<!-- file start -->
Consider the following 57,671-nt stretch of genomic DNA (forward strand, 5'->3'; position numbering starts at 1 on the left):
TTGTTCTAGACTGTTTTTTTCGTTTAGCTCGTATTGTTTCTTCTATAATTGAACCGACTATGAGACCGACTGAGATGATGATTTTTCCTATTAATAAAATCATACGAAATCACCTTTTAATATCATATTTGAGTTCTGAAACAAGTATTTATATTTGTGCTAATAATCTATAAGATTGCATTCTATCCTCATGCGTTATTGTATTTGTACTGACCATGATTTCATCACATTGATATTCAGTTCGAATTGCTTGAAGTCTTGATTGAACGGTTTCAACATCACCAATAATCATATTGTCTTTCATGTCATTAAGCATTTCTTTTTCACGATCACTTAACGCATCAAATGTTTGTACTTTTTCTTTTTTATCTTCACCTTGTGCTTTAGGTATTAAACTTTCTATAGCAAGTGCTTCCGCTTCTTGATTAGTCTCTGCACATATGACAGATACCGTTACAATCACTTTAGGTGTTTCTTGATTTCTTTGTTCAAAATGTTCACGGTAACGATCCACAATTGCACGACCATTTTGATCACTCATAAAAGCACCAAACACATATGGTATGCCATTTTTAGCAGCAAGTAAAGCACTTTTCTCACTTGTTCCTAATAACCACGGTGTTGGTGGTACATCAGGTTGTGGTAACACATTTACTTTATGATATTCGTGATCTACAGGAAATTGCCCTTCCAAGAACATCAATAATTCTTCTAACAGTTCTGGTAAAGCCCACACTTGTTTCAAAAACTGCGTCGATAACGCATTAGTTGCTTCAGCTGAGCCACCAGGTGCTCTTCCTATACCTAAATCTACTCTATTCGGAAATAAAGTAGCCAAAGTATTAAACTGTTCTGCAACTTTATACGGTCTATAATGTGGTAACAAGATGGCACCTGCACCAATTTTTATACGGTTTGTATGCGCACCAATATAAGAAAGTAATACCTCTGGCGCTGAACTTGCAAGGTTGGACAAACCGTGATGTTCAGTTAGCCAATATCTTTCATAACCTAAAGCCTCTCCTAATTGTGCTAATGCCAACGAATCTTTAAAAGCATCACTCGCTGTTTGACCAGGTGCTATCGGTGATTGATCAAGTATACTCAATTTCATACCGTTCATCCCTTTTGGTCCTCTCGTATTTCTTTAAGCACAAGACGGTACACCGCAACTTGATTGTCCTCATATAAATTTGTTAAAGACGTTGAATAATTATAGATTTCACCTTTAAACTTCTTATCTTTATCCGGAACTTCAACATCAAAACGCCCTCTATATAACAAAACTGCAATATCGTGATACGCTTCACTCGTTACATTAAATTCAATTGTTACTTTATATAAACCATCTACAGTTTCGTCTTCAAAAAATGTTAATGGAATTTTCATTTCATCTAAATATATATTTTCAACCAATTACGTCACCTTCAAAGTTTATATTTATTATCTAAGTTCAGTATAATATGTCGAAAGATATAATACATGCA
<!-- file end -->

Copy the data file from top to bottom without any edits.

Consider the following 57,671-nt stretch of genomic DNA (forward strand, 5'->3'; position numbering starts at 1 on the left):
TTGTTCTAGACTGTTTTTTTCGTTTAGCTCGTATTGTTTCTTCTATAATTGAACCGACTATGAGACCGACTGAGATGATGATTTTTCCTATTAATAAAATCATACGAAATCACCTTTTAATATCATATTTGAGTTCTGAAACAAGTATTTATATTTGTGCTAATAATCTATAAGATTGCATTCTATCCTCATGCGTTATTGTATTTGTACTGACCATGATTTCATCACATTGATATTCAGTTCGAATTGCTTGAAGTCTTGATTGAACGGTTTCAACATCACCAATAATCATATTGTCTTTCATGTCATTAAGCATTTCTTTTTCACGATCACTTAACGCATCAAATGTTTGTACTTTTTCTTTTTTATCTTCACCTTGTGCTTTAGGTATTAAACTTTCTATAGCAAGTGCTTCCGCTTCTTGATTAGTCTCTGCACATATGACAGATACCGTTACAATCACTTTAGGTGTTTCTTGATTTCTTTGTTCAAAATGTTCACGGTAACGATCCACAATTGCACGACCATTTTGATCACTCATAAAAGCACCAAACACATATGGTATGCCATTTTTAGCAGCAAGTAAAGCACTTTTCTCACTTGTTCCTAATAACCACGGTGTTGGTGGTACATCAGGTTGTGGTAACACATTTACTTTATGATATTCGTGATCTACAGGAAATTGCCCTTCCAAGAACATCAATAATTCTTCTAACAGTTCTGGTAAAGCCCACACTTGTTTCAAAAACTGCGTCGATAACGCATTAGTTGCTTCAGCTGAGCCACCAGGTGCTCTTCCTATACCTAAATCTACTCTATTCGGAAATAAAGTAGCCAAAGTATTAAACTGTTCTGCAACTTTATACGGTCTATAATGTGGTAACAAGATGGCACCTGCACCAATTTTTATACGGTTTGTATGCGCACCAATATAAGAAAGTAATACCTCTGGCGCTGAACTTGCAAGGTTGGACAAACCGTGATGTTCAGTTAGCCAATATCTTTCATAACCTAAAGCCTCTCCTAATTGTGCTAATGCCAACGAATCTTTAAAAGCATCACTCGCTGTTTGACCAGGTGCTATCGGTGATTGATCAAGTATACTCAATTTCATACCGTTCATCCCTTTTGGTCCTCTCGTATTTCTTTAAGCACAAGACGGTACACCGCAACTTGATTGTCCTCATATAAATTTGTTAAAGACGTTGAATAATTATAGATTTCACCTTTAAACTTCTTATCTTTATCCGGAACTTCAACATCAAAACGCCCTCTATATAACAAAACTGCAATATCGTGATACGCTTCACTCGTTACATTAAATTCAATTGTTACTTTATATAAACCATCTACAGTTTCGTCTTCAAAAAATGTTAATGGAATTTTCATTTCATCTAAATATATATTTTCAACCAATTACGTCACCTTCAAAGTTTATATTTATTATCTAAGTTCAGTATAATATGTCGAAAGATATAATACATGCA